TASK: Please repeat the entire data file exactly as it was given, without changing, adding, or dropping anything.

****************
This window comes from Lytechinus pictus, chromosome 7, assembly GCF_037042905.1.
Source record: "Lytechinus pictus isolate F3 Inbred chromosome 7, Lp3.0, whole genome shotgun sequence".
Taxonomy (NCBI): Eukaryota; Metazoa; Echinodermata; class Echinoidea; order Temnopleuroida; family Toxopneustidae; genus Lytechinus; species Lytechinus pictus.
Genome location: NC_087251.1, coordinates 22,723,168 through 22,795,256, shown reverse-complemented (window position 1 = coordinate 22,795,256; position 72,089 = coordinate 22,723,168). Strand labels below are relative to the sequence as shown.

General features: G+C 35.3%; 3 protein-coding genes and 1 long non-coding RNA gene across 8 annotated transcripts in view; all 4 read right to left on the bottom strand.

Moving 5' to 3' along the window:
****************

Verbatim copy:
This window comes from Lytechinus pictus, chromosome 7, assembly GCF_037042905.1.
Source record: "Lytechinus pictus isolate F3 Inbred chromosome 7, Lp3.0, whole genome shotgun sequence".
Taxonomy (NCBI): Eukaryota; Metazoa; Echinodermata; class Echinoidea; order Temnopleuroida; family Toxopneustidae; genus Lytechinus; species Lytechinus pictus.
Genome location: NC_087251.1, coordinates 22,723,168 through 22,795,256, shown reverse-complemented (window position 1 = coordinate 22,795,256; position 72,089 = coordinate 22,723,168). Strand labels below are relative to the sequence as shown.

General features: G+C 35.3%; 3 protein-coding genes and 1 long non-coding RNA gene across 8 annotated transcripts in view; all 4 read right to left on the bottom strand.

Moving 5' to 3' along the window: